Posts Tagged With: produce

Storage Life of Fruits and Vegetables

Make that produce last!

If fruits and vegetables sit around too long before being served and eaten, they can quickly go bad. Throwing away bruised, moldy, or spoiled produce is like throwing away money…and nutrition!

Proper storage can help your fruit and veggies last the maximum number of days in your house.  You can also purchase fruits and vegetables that have a longer storage life, like apples and carrots. When you make an effort to eat fruits and vegetables each day and follow these storage tips, you may find that you aren’t throwing away produce anymore.

Assorted fruitFruits

Refrigerate your ripe fruits so they can last longer. Even bananas can be refrigerated — the peel will turn brown, but the inside will stay nice and ripe!

Also, store apples and grapes inside plastic bags and store any cut melon in air-tight containers.

How long can fruits be stored without going bad?

  • 3+ weeks: apples, grapefruit, kiwi
  • 2 weeks: bananas, blueberries, honeydew, lemon, lime, tangerine, cherries, orange
  • 1 week: grapes
  • 5 days: cantaloupe, watermelon, pears
  • 2-3 days: nectarine, strawberries
  • 1-2 days: mango, peach, raspberries

vegetables clip art


Most veggies need to be refrigerated. Exceptions include whole onions and sweet potatoes, which should be stored in a cool, dry, well-ventilated place.  Also, store your tomatoes at room temp, away from direct sunlight.

All veggies should be wrapped in a plastic bag in the fridge, and spinach, collard greens, and asparagus should also be wrapped in a damp paper towel within the plastic bag.  Store mushrooms in the original container or a sealed container.

How long can veggies be stored without going bad?

  • 3-5 weeks: whole onions, sweet potatoes
  • 2-3 weeks: rhubarb, carrots
  • 1 week: artichokes, Brussels sprouts, cucumber, green beans, cabbage, lettuce, mushrooms, radishes, tomato
  • 5 days: bell pepper, cauliflower
  • 3-5 days: broccoli, spinach, asparagus
  • 1-3 days: cut onions, collard greens
  • ASAP: green onion, summer squash, corn (with husk)
Categories: Community Nutrition, Education in the Community | Tags: , , , , , , | Leave a comment

Farmers’ Markets in Morgantown, West Virginia

This week and the following week I’ve been attending and participating in WVU’s GDI Bootcamp.  Bootcamp is a time where the new interns can become adjusted to Morgantown, meet faculty and their advisors, set up their schedule, and more. It is also helpful for the second year interns (including myself) to meet the new interns, hear from guest speakers, and practice our public speaking and presentation skills.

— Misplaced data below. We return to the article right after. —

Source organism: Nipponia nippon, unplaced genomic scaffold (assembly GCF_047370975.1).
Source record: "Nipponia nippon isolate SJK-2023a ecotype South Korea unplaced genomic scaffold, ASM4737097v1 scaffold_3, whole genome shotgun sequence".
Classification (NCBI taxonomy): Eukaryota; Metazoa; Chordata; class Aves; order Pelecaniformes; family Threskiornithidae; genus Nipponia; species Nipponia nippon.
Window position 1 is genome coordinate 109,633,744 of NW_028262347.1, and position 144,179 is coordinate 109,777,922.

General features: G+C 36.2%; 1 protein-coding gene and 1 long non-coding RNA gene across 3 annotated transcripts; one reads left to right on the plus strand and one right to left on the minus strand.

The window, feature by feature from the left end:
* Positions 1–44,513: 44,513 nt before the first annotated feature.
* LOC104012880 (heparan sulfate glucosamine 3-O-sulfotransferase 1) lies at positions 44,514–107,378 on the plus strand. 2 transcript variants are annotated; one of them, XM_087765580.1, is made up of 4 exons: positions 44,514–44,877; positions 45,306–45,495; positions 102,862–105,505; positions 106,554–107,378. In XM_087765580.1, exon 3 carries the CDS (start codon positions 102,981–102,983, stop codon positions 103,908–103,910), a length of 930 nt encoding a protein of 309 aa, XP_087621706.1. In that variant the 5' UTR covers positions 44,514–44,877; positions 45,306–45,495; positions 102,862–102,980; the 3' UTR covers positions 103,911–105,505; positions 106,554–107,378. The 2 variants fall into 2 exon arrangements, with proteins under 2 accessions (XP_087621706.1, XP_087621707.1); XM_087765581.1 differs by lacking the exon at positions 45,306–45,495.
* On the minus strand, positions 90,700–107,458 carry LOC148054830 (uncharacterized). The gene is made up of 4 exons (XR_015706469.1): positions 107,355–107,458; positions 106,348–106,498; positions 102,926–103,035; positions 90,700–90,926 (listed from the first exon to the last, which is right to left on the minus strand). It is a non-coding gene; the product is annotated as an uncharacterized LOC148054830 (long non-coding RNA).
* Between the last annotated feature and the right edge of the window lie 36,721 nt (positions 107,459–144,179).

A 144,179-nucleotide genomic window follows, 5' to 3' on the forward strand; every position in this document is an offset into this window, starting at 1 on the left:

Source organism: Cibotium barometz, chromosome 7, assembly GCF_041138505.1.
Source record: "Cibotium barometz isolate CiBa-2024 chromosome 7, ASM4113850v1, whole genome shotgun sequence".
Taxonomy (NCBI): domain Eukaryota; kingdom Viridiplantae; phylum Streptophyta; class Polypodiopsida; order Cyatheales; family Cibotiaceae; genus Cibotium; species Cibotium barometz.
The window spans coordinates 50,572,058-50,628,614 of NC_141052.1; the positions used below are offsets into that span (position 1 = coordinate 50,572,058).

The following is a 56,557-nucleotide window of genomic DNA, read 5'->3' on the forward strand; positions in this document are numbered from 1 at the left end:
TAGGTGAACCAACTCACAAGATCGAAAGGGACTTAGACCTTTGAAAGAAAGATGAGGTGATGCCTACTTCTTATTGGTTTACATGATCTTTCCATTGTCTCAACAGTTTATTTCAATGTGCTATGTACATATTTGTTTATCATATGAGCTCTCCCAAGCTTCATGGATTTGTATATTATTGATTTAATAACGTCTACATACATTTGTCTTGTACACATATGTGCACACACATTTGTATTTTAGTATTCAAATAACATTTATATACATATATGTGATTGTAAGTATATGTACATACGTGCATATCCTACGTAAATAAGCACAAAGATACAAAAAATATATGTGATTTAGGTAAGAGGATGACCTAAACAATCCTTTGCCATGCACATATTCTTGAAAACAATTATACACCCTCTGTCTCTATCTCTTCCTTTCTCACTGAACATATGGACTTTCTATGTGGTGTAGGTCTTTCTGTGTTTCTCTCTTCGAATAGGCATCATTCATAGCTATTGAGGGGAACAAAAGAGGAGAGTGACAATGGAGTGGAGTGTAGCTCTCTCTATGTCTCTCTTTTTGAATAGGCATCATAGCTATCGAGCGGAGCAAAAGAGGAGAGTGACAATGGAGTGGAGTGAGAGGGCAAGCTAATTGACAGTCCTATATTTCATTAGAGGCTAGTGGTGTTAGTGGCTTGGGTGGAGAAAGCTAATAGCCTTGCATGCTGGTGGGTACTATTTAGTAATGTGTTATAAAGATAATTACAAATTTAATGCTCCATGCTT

On Wednesday, intern Roanna Martin presented “Local Food: Space for Conversation” where she covered the growing movement of “Buy Fresh, Buy Local,” Farm to School, school gardens, CSA (Community Supported Agriculture), Farmers Markets in West Virginia, the economic impact of local foods, and the use of SNAP benefits at farmers markets through the use of EBT (electronic benefit transfer).

Local foods, especially farmers’ markets are a growing movement. There are now more than 7175 farmers’ markets around the US, which is more than 3 times the amount of farmers markets 15 years ago!

Farmers markets have many benefits. Not only do they offer a place and a space for the community to meet together and share positive food experiences, but they also can provide a place for kids to get excited about nutrition, community members to learn about cooking and nutrition, and a place for farmers and small business community members to earn money.   In fact, there was an estimated $1.725 million dollars spent at the 34 markets across the state of West Virginia (for a total of 331 vendors) in 2005.  That’s a lot of cash flow, and even more so now that there are around 60 markets in West Virginia currently.

There are 4 Farmer’s markets in Morgantown. Here are the days, times, and market information:

Farmers markets not only have fresh fruits and vegetables, but they also have meat products, eggs, dairy products, grains, and baked goods such as pies, cinnamon rolls, and fresh bread.  You can also find flowers, homemade jams & jellies, honey, caramel corn, herbs, homemade dog treats (!), and craft, fabric, & woodwork items. Attending a farmers’ market can be a great way to meet other like-minded individuals in the community, support local businesses, purchase some great, fresh produce and other delicious food items.  While fruits and vegetables at farmers’ markets have the same nutritional value as fruits and vegetables at the grocery store, the produce is often fresher and of higher quality because it doesn’t travel 1500 miles to get to your dinner plate.

Photo taken at the South Morgantown Market, courtesy of Roanna Martin

Photo taken at Barbour Co. Farmers’ Market (1 hour south of Morgantown), courtesy of Roanna Martin

Farmers’ Markets are also a great way to get to know the local food culture in the particular region where the market is held. If you find yourself traveling across the country for one reason or another, why not visit a local farmers’ market and pick up some fresh produce from that region?  Here’s a snapshot I took while in Kilauea, Kauai, Hawaii this past December. Notice how the local food of Hawaii is a bit different from the local food of West Virginia!

Fresh & Local Fruit at the Kilauea Farmers’ Market in Kauai, Hawaii

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